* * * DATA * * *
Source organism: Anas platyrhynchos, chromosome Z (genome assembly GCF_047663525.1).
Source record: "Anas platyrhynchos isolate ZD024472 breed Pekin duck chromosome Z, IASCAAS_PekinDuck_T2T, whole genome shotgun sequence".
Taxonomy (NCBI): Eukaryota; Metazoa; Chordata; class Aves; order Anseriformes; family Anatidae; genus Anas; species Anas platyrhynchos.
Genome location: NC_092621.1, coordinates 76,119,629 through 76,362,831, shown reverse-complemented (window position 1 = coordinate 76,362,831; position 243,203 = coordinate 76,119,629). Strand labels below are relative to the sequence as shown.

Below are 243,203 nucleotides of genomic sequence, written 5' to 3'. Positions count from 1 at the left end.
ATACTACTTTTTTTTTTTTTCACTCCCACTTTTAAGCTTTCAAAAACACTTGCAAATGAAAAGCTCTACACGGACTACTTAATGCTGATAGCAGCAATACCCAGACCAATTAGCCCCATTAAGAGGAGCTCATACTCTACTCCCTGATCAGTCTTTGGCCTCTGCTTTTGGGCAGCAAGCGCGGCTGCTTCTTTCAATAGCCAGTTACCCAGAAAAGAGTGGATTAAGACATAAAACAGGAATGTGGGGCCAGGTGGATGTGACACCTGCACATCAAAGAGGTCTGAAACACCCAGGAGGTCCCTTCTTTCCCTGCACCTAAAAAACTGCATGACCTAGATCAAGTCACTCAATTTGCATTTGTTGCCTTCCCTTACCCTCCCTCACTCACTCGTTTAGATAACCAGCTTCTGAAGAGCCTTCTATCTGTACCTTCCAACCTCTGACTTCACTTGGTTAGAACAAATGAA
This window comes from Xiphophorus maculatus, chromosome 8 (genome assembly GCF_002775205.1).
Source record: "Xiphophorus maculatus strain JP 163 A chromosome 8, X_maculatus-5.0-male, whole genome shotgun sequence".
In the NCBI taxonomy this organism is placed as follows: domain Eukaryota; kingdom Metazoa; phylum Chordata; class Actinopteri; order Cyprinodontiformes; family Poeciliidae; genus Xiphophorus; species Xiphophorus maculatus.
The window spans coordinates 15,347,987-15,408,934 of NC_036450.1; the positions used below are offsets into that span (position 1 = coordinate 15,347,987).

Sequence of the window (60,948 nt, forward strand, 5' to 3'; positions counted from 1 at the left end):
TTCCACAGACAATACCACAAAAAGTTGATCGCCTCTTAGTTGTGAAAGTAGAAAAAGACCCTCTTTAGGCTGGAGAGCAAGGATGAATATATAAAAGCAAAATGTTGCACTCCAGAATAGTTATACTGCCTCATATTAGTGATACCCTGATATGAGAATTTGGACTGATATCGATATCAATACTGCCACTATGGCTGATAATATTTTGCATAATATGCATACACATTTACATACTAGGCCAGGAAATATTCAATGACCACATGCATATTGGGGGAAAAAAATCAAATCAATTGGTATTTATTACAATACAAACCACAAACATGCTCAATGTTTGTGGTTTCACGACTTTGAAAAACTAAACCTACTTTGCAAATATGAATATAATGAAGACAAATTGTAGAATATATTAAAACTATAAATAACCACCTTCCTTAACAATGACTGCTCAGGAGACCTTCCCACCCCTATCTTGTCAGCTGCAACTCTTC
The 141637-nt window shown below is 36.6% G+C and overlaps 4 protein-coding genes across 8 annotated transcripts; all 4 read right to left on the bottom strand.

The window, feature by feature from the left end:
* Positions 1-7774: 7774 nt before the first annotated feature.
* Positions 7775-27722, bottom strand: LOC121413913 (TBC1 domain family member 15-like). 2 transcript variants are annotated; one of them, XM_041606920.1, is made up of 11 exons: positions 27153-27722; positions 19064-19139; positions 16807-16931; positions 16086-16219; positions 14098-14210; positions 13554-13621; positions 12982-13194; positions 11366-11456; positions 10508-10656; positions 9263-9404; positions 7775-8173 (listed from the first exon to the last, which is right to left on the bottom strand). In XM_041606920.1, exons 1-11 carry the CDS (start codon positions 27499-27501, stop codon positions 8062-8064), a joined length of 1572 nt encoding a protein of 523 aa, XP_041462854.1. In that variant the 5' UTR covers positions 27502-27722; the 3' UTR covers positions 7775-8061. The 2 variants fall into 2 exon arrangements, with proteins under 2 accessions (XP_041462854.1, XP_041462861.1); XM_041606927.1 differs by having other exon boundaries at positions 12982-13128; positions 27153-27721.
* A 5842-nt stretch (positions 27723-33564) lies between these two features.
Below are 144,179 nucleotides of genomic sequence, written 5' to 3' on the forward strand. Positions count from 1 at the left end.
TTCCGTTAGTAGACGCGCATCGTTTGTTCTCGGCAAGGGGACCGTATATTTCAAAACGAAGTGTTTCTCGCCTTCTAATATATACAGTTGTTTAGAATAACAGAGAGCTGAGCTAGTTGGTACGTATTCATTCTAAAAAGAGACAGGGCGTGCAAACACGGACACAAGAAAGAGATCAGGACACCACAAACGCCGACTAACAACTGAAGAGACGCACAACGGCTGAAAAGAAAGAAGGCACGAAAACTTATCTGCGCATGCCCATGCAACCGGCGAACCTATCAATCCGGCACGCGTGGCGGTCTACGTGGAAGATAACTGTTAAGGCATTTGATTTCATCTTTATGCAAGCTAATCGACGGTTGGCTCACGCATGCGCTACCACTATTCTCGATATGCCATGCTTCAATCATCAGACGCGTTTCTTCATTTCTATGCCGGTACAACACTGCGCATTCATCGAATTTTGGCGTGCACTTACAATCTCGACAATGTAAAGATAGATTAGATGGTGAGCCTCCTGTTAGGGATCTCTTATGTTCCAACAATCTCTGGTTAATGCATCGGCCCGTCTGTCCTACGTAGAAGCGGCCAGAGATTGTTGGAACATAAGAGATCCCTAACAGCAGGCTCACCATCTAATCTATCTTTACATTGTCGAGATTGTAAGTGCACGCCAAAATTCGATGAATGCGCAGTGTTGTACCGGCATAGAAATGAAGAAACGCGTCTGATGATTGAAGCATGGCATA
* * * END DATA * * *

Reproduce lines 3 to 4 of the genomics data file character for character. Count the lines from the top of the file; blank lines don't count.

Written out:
Taxonomy (NCBI): Eukaryota; Metazoa; Chordata; class Aves; order Anseriformes; family Anatidae; genus Anas; species Anas platyrhynchos.
Genome location: NC_092621.1, coordinates 76,119,629 through 76,362,831, shown reverse-complemented (window position 1 = coordinate 76,362,831; position 243,203 = coordinate 76,119,629). Strand labels below are relative to the sequence as shown.